When self-service systems don't work, customers ring the call center. Source: Shutterstock

When self-service systems don’t work, customers ring the call center. Source: Shutterstock

Digital customer service operations need to get better says Gartner

CUSTOMER loyalty and satisfaction depend not only on the purchase experience but also the after-sales support.

Digital transformation specialists often attempt to build digital, automated, self-service customer centers to reduce the load on human contact centers in a bid to enable them to focus on bigger customer problems.

However, despite the automations, customer service doesn’t seem to have improved.

According to Gartner, a mere 9 percent of customers report solving their issues completely via self-service. Which means, the remaining either get disappointed and disengage with the brand, pick up the phone and get in line to speak to a customer service representative, or look for support on email or via live chat.

The experience provided to customers in such instances might not always be the best because representatives seem to already be overloaded with work.

Further, when customers engage with a service agent, the cost of servicing the customer increases dramatically.

“The idea behind providing customers with more channels in order to give them what they ‘want’ and in an attempt to offer more choice in their service experience sounds like a great idea, but In fact, it has unintentionally made things worse for customers,” said Gartner Customer Service & Support VP Rick DeLisi.

“This approach of ‘more and better channels’ isn’t living up to the promise of reduced live call volume and is only leading to more complex and costly customer interactions to manage.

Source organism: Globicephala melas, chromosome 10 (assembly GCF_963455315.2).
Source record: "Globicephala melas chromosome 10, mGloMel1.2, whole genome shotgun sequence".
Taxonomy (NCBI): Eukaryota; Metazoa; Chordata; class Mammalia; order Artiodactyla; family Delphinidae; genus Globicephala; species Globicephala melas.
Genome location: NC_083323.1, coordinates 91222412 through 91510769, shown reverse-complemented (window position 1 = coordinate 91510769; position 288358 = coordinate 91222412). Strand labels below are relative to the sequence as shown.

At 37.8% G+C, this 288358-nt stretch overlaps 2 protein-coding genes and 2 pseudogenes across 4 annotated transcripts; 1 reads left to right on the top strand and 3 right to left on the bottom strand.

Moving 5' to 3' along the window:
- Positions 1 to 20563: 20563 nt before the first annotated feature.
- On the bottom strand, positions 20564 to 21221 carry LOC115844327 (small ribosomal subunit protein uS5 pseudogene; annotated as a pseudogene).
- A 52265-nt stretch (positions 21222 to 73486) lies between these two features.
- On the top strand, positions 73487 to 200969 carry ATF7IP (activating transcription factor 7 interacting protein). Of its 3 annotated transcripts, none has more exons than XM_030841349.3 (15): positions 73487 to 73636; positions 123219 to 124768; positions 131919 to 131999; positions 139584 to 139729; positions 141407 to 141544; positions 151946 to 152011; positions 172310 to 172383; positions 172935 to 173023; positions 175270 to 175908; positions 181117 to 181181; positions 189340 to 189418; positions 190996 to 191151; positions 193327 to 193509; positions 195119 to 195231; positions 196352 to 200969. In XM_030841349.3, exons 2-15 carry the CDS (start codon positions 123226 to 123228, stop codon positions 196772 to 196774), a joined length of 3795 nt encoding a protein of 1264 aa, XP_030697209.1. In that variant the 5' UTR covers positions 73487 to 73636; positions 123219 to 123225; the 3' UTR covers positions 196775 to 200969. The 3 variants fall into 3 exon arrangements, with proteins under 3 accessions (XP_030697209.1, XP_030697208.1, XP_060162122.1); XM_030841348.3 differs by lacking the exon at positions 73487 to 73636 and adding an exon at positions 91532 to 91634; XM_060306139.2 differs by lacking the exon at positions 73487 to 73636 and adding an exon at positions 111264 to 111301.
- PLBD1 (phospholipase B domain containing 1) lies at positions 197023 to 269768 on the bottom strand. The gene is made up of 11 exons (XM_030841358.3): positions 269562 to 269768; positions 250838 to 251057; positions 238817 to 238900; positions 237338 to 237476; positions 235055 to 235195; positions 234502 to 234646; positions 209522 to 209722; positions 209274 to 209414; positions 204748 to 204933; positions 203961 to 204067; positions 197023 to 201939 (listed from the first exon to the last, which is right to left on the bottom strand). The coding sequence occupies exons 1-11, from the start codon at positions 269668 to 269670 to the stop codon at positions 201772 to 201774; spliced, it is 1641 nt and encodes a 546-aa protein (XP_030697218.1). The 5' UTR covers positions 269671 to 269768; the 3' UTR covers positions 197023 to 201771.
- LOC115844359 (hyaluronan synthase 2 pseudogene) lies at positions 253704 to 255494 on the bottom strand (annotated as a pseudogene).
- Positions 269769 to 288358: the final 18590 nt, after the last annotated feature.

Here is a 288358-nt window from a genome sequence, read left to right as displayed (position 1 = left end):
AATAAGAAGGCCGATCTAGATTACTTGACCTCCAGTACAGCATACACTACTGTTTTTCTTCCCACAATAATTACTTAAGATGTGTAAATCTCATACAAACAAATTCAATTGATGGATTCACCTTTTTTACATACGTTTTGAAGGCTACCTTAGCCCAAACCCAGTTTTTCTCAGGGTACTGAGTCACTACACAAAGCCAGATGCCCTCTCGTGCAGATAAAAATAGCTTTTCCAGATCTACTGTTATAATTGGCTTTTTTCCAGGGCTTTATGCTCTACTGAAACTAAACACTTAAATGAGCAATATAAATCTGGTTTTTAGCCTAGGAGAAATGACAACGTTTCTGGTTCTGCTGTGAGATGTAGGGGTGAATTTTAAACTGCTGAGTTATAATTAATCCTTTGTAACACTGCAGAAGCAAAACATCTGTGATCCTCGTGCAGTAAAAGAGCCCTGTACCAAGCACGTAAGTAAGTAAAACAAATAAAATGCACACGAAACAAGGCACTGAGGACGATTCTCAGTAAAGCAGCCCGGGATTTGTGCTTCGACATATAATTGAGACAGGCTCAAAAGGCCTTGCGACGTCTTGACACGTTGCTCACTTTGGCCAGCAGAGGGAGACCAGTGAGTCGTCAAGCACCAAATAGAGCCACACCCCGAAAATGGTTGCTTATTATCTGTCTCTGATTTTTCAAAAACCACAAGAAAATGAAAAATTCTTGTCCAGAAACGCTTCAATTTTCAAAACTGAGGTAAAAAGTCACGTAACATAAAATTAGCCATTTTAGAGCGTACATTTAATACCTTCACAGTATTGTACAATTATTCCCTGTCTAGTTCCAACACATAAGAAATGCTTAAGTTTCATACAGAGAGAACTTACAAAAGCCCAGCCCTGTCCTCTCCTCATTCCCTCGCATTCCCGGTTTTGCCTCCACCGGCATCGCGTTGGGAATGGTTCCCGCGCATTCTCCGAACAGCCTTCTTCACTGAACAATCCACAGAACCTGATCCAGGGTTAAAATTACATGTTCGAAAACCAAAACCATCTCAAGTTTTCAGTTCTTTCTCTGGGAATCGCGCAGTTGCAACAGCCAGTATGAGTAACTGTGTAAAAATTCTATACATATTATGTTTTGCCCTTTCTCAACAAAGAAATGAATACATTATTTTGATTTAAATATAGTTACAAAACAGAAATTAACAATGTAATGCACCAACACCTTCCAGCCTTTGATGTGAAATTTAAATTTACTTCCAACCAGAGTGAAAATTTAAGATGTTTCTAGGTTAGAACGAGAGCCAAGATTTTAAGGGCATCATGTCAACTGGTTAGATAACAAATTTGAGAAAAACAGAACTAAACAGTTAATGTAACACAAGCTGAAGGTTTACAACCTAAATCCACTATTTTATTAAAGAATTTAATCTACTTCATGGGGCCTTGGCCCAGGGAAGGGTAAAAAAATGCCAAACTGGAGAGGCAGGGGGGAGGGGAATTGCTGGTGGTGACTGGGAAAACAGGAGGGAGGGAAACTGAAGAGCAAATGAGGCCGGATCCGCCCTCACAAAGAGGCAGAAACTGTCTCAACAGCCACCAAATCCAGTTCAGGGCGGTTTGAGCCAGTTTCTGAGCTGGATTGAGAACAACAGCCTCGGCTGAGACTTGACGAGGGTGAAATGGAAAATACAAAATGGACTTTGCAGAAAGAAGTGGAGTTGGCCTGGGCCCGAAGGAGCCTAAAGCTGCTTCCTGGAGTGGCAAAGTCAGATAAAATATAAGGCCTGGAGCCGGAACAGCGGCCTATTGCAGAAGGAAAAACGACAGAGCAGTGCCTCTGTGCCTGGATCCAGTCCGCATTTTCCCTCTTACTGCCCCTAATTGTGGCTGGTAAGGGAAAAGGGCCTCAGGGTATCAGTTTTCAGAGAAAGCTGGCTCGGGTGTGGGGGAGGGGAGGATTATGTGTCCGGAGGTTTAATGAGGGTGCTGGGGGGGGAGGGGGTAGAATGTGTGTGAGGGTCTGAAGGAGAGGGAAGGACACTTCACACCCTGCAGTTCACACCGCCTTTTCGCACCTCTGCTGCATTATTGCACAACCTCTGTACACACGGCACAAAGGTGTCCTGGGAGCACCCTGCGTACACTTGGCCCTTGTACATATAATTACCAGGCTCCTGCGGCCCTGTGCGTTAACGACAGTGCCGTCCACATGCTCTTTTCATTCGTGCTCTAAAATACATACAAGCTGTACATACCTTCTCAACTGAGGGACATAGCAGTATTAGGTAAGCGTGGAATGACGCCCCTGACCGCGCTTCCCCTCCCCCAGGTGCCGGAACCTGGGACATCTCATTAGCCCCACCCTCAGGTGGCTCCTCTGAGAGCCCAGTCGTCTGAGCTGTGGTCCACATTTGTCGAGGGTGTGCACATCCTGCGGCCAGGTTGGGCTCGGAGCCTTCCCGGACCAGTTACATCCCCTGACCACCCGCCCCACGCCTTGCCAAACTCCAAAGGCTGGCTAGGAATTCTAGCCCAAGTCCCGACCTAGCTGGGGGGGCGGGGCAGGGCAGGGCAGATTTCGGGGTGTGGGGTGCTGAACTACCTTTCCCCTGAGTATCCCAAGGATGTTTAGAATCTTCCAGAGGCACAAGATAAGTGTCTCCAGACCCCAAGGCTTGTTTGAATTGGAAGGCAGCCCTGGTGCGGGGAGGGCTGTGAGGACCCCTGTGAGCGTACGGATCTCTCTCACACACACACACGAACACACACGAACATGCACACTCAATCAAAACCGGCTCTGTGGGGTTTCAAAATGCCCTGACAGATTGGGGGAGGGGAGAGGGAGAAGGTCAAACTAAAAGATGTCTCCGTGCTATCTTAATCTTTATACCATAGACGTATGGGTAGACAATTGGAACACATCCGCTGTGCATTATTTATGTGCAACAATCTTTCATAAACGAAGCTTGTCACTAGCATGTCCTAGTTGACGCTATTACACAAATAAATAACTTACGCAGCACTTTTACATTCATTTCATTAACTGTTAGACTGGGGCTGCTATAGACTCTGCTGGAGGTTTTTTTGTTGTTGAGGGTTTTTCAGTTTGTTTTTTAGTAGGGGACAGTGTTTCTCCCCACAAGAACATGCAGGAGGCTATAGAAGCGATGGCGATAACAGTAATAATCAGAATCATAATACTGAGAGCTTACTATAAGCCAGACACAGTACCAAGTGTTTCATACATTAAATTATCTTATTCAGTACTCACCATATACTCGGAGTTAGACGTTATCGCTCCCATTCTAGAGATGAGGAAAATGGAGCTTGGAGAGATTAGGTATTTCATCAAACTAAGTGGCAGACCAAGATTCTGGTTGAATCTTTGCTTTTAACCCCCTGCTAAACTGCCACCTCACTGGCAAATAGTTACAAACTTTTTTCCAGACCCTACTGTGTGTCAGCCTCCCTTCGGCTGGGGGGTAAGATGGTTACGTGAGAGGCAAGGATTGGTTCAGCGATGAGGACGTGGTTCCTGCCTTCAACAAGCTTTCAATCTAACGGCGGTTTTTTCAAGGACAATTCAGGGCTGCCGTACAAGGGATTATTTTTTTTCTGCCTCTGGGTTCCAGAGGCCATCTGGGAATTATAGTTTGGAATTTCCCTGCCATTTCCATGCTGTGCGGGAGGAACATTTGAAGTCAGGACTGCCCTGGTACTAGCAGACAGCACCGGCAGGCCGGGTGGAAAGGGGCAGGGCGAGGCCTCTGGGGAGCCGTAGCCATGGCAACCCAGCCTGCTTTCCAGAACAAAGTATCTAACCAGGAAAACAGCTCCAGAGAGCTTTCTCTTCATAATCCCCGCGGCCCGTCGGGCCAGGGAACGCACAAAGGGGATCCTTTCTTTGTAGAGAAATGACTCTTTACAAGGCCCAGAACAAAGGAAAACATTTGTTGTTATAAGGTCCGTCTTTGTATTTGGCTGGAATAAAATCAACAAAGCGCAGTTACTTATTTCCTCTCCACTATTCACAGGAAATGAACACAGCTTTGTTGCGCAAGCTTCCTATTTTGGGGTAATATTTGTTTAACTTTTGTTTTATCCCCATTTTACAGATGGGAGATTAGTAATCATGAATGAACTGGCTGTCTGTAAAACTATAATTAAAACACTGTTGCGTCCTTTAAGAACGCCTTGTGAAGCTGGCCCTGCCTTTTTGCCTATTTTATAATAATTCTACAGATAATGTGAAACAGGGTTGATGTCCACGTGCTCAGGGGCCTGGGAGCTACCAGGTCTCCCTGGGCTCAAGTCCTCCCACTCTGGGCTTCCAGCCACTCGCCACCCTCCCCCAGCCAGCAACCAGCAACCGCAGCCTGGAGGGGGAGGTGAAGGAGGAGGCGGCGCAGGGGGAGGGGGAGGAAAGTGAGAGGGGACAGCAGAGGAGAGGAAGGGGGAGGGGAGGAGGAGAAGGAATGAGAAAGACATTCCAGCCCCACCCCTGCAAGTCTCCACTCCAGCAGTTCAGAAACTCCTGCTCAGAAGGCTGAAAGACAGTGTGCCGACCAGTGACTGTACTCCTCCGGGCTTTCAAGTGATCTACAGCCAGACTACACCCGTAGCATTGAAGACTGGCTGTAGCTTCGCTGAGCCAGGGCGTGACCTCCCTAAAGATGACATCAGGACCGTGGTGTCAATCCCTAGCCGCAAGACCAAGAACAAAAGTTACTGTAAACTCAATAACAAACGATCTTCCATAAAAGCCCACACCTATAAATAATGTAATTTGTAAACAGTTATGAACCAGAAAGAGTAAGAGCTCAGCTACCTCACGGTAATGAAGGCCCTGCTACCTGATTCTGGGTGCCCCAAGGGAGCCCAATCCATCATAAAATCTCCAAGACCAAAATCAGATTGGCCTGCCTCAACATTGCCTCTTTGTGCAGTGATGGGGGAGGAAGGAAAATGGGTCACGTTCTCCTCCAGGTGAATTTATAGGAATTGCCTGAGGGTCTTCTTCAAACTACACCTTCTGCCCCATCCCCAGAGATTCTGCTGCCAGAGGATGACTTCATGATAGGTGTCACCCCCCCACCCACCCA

“That becomes a ‘lose-lose’ for customers and the companies that are trying to serve them.”

Gartner’s Customer Service and Support Leader poll identified that live channels such as phone, live chat and email cost an average of US$8.01 per contact, while self-service channels such as company-run websites and mobile apps cost about US$0.10 per contact.

To be fair, organizations aren’t afraid to spend some money to service a customer.

However, the reality is that in the digital age, customers prefer to have smart bots and intelligent service agents at their fingertips. Failing to provide this not only costs the company but also creates poor experiences in most cases.

Organizations, therefore, according to Gartner, must re-think their strategy when it comes to customer support and service, and work on improving their automated, digital self-service operations.

The technology is available and there are plenty of examples of companies that are getting it right. Organizations that want to really win a share of their customers’ heart along with their wallet must go the extra mile to identify and fix what’s broken in the self-service loop.